‘Trilogy:Dawn’ is an example of how a band can release an album that barely puts a foot wrong and still remain inexplicably un-massive (yep, I’m making the choice of using the phrase un-massive). Progressive, hook filled, epic, heavy, poppy, glorious, a masterclass in dynamic song-writing. In a world where Muse sell out stadiums and InMe essentially do a much better version of what Muse do, they should be conquering the universe. This is the best thing the band have ever done, with songs ranging from electronica influenced pop rock (Amnesty: Bonsai Forest) to heavy prog (Hymn: Ivory Elder) and all out epic rock (Reverie: Aquarium). Join the InMe army and help make sure that one day, they do conquer the universe. (MG)

26. Steak Number Eight – “Kosmokoma”

The youthful Belgian atmospheric sludge, noise merchants pop out an utterly stunning fourth effort. There’s a lot of push and pull on this record with aggressive, technical metal sections to almost proggy, epic soundscapes. Top tracks are “Return of the Kolomon”, “Your Soul Deserves To Die Twice” and “Gravity Giants”. Slap them with all the descriptive labels you want – the only thing that matters is this lot know what they’re doing and it’s bloody exciting to see where they’re taking it. Meaty as fuck. (NC)

25. And So I Watch You From Afar – “Heirs”

Possibly one of the most unique bands to make it onto this list (and that really is saying something) And So I Watch You From Afar released their fourth studio album, the follow up the brilliant All Hail Bright Futures. Heirs is a different beast, taking the signature sound of ASIWYFA and boosting it into the stratosphere, with big hooks, catchy choruses, and managing to traverse that most tricky line of being credible but still making music that people can dance along to. There is a certain euphoric quality to some of the tracks on Heirs which I think really marks it out as a very different proposition, such as on Redesigned a Million times, where they sound almost like a cross between Cardiacs and The Polyphonic Spree. Whereas on tracks like Fucking Lifer, they demonstrate an ability to cater to a wider audience with something more akin to Two Door Cinema Club, but better. Heirs has a real positive energy to it, but they still manage to rock out on the likes of A Beacon, A Compass, An Anchor, while Animal Ghosts is frankly unlike anything I’ve ever heard before. They are such a unique proposition, and while this may be their most accessible album to date, I would argue it is by far their best. (TM)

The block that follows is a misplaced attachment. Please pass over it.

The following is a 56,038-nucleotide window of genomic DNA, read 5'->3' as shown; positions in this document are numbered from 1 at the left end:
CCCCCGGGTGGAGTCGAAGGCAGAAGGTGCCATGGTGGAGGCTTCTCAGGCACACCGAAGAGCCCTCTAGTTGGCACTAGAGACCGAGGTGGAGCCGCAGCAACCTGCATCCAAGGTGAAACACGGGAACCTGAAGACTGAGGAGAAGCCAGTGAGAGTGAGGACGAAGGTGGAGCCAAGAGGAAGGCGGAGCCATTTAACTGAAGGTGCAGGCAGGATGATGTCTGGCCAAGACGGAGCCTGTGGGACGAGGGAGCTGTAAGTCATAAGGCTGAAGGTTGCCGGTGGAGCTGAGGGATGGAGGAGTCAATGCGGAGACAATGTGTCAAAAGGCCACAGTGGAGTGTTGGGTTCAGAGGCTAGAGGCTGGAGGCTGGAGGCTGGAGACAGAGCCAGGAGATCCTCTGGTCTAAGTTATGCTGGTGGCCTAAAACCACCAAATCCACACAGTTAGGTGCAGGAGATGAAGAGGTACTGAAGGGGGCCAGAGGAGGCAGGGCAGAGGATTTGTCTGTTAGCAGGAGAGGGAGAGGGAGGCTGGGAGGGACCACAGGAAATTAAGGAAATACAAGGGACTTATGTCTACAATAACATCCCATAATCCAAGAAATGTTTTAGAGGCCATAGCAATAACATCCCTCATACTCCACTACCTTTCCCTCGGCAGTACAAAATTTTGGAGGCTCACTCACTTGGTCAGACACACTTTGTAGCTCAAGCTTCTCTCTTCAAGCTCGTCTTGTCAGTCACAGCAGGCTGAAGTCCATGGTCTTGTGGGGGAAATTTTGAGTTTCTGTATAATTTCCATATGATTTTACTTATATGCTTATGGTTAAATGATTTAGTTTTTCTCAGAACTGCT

The Best 35 Albums of 2015: 24 – 11

It’s come to that time of year again where we have the mammoth task of summarising a years worth of quality rock, metal and punk. It’s been tough task as 2015 has been a blinding year across the spectrum of major label, independent and fan funded releases. Enjoy and check out any you’ve missed. We’ll take any thanks in the form of pints of cold beer.

Contributions from: Nix Cooper (NC), Tom Mimnagh (TM), Steve Brixey (SB), Dan Stent (DS), Andy Close (AC), Mark Granger (MG) and Karl Eisenhauer (KA).

24. Danko Jones – “Fire Music”

Tight, fast and vicious with attitude oozing out of every lyric and riff, it’s everything you’d want in a rock album to put a smile on your face after a bad day. All eleven of the songs on “Fire Music” are pure energy, from the sinister Danzig-indebted “I Will Break Your Heart” and “She Ain’t Comin’ Home”, to the pure punk energy of “Watch You Slide” and “Piranha”. 35 minutes of pure energy which doesn’t think of letting up for one second. (AC)

23. Michael Monroe – “Blackout States”

Solo album number three from Mr Monroe and it’s up to the same high standards of his previous two – tight as you like garage rock ‘n’ roll from the heart. While the likes of “The Bastards’ Bash” and “This Ain’t A Love Song” were pure in your face rock ‘n’ roll, “Old Kings’ Road” and “Dead Hearts On Denmark Street” were a regretful look at a London that doesn’t seem to exist any more and all the more poignant for it. All in all, Monroe hit a hat trick with all the ease of Phil “The Power” Taylor netting 180 on the dartboard with this one. (AC)

22. Atomic Suplex – “14 Inches of Fist”

“When I say I’m a dick, you best believe I’m a Dick. D.I.K.”. I defy anyone not to be instantly intrigued by that as the opening line of an album, and the breakneck pace of the riff, and the twenty odd minutes that follow is something very special indeed. There’s something wonderfully dirty, sleazy, and absolutely punk about Atomic Suplex, and it’s everywhere on 14 Inches of Fist. From that incredible opening through tracks like Set it on Fire, Firing Line, S.U.P.L.E.X, and Ass Technica, every song moves at frankly breakneck speed, really packing a punch. Imagine a band like The Hives cross pollinated with The MC5, and then set alight, and the ashes shot up intravenously and you get a beginning of the filth and the fury that are Atomic Suplex. Every track oozes an anti-authoritarian swagger, and reckless, exhilarating energy that makes for one hell of a record. (TM)